Getting Pregnant With Breast Cancer Meds
For quite awhile now, you and your partner have been trying to conceive (TTC). This journey toward fertility has been a painful rollercoaster ride filled with high hopes interspersed with dashed dreams. First, your partner was deemed to have healthy normal sperm. Then you were put on Clomid. All you could do was hope that Clomid would do the trick, since you knew that the next step along the fertility trail was going to be both expensive and painful.
Four or perhaps as many as six cycles went by with nothing to show for your efforts, even when the doctor increased your dose. You even tried IUI, and then some of the injectable medications. But nothing happened.
You heard a friend mention Tamoxifen or perhaps Femara. It helped her ovulate and get pregnant. You're willing to give either of them a try. But there's something bugging you: aren't those two medications meant for treating breast cancer?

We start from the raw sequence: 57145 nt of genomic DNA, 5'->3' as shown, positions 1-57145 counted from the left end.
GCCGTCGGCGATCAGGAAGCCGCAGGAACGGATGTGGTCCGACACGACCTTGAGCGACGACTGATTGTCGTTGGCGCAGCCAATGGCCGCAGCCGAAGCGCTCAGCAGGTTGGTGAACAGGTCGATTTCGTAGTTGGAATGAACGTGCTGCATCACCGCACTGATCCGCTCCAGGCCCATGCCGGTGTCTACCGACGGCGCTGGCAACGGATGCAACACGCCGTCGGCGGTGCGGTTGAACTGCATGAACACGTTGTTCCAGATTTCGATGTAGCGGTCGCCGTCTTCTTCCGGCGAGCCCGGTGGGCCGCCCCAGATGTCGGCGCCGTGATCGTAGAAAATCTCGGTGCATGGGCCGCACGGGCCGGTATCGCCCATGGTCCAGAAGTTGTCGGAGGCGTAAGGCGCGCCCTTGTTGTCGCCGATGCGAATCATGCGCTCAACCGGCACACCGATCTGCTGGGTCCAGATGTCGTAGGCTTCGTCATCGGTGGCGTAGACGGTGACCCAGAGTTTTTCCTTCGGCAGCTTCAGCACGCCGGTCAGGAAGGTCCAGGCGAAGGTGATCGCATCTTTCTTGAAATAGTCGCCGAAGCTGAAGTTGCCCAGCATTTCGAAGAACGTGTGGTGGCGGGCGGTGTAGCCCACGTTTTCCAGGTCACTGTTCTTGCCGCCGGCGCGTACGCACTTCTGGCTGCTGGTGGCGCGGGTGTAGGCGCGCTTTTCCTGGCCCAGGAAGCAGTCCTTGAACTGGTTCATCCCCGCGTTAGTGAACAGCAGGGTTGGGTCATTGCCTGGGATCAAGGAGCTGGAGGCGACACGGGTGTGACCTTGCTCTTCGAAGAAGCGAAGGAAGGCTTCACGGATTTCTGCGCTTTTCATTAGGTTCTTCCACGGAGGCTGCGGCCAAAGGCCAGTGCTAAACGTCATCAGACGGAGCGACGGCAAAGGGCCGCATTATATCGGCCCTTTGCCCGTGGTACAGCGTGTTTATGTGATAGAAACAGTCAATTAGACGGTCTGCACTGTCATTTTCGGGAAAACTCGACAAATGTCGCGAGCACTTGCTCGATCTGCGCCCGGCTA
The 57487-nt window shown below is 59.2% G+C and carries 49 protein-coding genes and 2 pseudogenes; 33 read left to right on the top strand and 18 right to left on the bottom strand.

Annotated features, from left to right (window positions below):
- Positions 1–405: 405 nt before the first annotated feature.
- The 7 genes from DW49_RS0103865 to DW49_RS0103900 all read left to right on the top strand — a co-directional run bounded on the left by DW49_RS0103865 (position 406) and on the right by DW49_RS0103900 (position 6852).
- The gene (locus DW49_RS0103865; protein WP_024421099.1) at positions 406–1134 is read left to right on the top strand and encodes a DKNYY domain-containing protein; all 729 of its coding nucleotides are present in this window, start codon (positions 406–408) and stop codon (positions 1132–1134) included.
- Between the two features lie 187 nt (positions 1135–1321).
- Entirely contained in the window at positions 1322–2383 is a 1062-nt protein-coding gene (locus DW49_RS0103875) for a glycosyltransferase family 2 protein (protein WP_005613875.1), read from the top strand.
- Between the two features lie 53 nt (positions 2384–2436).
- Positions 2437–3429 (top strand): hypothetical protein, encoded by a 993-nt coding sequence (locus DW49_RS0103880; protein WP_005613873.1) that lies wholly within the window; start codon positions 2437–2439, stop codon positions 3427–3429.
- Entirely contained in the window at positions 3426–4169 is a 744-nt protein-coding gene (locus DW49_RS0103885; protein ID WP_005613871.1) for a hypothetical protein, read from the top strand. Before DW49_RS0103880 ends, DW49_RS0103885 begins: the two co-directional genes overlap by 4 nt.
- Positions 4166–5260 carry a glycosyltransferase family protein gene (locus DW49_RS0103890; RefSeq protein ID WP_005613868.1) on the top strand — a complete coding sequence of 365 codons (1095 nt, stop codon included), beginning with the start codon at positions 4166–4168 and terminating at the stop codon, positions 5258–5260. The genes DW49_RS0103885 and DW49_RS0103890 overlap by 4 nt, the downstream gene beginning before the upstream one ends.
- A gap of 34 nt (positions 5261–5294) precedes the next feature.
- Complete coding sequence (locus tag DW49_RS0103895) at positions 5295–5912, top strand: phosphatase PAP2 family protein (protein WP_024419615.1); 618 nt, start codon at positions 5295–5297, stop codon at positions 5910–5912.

Yup—it's true: Tamoxifen and Femara (letrozole) were developed to prevent and treat the type of breast cancer that is hormone-responsive. Tamoxifen is known as an anti-estrogen and blocks estrogen receptors. The medication makes your body think its estrogen levels have dropped.
Femara blocks aromatase, an enzyme that is needed for the production of estrogen. By blocking aromatase, the effect of Femara is that it also blocks the production of estrogen by your body. Both Femara and Tamoxifen can be used to increase a woman's fertility and her rate of ovulation.
While Clomid only acts on the pituitary gland, Tamoxifen and Femara work at the site of the ovaries. Many physicians believe that this more direct course of treatment is more efficient in improving the development of the egg follicles. Also, many doctors feel that women suffering from polycystic ovarian syndrome (PCOS) are better off with Tamoxifen than they would be with Clomid treatment.
Women who take Femara and Tamoxifen for the treatment or prevention of breast cancer must use birth control during treatment since these medications can cause birth defects when taken during pregnancy. The typical course of treatment is five years.
In essence, though these drugs do a great job of stimulating the ovaries, they are quite dangerous for embryos. But then again, most fertility drugs are dangerous in early pregnancy. This is why your physician will monitor your condition with a great deal of care during any fertility treatment.